The Indian Middle Class – Neither Middle Nor Class

Published April 27, 2014 by vishalvkale

The Great Indian Middle Class – the driver of India’s growth; the focus of business entities from across the world; the source of some of the most-qualified people both in India and in the migrant Indian Community abroad; the cynosure of all eyes in the media; the pride and joy of India; the drivers of India’s consumption, as well as one of the main of the national savings rate; the most educated and erudite people in India! All of these, and more, are used to refer to the Middle Class, which is also the biggest magnet for International Business. The size of this class has been one of the single most mentioned aspects of the Indian Consumerist Landscape. 

However, as all things in life, this too has another perspective, one that does not give such a rosy picture of the fabled middle class which is the cynosure of more than a few scholarly researches and erudite articles. To be blunt, the other side of this bright, resplendent and fast rising class gives a picture that challenges the very nomenclature “middle class”. From this POV, these people{who include yours truly as well, by the way} are neither middle, nor class! 

The term “Middle Class” itself has many definitions; it can be called the class of people between the upper and working classes; it can refer to individuals who fall between the working class and the upper class within a societal hierarchy. Persons in the middle class tend to have a higher proportion of college degrees than those in the working class, have more income available for consumption and may own property. Those in the middle class often are employed as professionals, managers and civil servants.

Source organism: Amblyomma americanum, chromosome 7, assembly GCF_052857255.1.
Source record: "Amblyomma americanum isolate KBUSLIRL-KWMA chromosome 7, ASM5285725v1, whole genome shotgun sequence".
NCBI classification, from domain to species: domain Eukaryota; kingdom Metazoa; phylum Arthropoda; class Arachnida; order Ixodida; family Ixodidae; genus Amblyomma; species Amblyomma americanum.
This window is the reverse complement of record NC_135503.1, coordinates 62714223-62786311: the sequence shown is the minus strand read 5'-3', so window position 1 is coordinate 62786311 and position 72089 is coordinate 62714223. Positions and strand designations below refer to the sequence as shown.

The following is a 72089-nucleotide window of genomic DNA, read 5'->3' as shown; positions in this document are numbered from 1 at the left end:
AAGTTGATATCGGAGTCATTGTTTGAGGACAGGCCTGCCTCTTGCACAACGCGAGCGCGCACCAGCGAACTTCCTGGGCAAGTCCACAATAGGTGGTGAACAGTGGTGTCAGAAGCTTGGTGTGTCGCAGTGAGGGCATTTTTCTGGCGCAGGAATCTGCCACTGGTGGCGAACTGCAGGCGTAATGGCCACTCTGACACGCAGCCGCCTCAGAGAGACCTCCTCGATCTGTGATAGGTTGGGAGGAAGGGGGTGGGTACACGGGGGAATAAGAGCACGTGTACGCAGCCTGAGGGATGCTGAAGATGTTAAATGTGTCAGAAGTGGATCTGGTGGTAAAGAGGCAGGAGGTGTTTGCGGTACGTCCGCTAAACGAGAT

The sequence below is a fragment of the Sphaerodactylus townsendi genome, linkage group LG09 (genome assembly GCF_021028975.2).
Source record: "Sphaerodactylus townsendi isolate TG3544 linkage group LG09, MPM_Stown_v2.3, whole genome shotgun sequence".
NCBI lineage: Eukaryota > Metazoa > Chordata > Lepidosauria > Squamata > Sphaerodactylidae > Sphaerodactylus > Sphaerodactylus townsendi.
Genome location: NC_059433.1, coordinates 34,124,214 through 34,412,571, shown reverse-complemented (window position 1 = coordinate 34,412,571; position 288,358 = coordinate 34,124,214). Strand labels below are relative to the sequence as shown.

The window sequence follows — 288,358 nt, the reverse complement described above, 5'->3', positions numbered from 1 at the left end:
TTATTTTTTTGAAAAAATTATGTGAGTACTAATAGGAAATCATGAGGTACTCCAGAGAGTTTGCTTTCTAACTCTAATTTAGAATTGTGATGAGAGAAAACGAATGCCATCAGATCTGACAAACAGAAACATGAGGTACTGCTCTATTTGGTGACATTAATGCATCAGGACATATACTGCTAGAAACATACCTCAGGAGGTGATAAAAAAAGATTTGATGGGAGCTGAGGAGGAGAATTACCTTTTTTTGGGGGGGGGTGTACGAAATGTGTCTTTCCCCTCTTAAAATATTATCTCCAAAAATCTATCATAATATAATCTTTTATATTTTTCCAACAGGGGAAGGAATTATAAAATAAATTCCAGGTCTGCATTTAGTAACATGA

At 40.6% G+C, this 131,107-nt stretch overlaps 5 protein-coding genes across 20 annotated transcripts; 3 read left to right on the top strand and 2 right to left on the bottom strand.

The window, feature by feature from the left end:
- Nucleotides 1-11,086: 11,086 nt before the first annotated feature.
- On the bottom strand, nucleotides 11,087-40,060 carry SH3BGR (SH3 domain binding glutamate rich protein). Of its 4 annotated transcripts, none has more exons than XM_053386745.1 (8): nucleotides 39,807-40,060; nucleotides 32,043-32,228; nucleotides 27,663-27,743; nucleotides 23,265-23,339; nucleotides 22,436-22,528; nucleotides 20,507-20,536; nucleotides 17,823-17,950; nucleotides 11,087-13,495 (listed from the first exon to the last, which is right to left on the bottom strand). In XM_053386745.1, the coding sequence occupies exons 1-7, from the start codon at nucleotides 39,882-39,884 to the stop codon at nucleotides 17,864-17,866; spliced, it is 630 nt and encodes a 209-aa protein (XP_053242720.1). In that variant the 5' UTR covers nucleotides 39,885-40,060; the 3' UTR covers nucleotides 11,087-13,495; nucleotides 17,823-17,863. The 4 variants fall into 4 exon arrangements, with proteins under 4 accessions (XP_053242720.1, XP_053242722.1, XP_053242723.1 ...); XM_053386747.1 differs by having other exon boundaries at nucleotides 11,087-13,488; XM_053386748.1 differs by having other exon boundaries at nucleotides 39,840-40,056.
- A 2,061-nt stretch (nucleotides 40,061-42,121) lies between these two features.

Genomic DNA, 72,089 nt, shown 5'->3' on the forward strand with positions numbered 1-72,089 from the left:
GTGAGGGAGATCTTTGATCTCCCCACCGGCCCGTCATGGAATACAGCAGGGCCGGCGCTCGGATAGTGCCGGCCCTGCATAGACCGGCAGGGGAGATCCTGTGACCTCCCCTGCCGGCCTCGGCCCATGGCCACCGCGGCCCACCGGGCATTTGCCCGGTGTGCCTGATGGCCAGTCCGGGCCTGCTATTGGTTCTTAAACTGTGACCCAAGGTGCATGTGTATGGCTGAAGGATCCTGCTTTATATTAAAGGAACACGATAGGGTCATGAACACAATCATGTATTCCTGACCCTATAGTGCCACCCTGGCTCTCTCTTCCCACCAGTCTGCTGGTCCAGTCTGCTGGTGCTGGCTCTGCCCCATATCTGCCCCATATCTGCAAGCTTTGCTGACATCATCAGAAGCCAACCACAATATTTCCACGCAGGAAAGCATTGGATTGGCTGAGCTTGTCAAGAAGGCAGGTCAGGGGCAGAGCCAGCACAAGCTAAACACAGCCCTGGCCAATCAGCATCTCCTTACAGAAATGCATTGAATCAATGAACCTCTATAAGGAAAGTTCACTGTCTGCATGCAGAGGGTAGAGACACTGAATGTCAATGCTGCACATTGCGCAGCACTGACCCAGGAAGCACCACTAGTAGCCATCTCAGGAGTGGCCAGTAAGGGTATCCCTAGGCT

However, let me take the liberty to shift my POV just a little- from the societal and/or financial definitions given above. The size of this much-vaunted driver of the Indian Economy is anywhere between 69 Million to 153 Million – or approximately 7% – 12% of our total population. That’s it. The middle classes do not represent and cannot be representative of India {not that anyone has claimed that it is representative}; what about the balance 85% {taking 3% arbitrarily for the top classes}? Neither can it be said that their problems are the most serious problems facing the nation… and yet, in all the talk of big industries, infrastructure, local transportation in cities, corruption, “Aam Aadmi”, Electricity and Water rates, GDP growth, FDI, Inflation etc it is the other 85% that gets left out.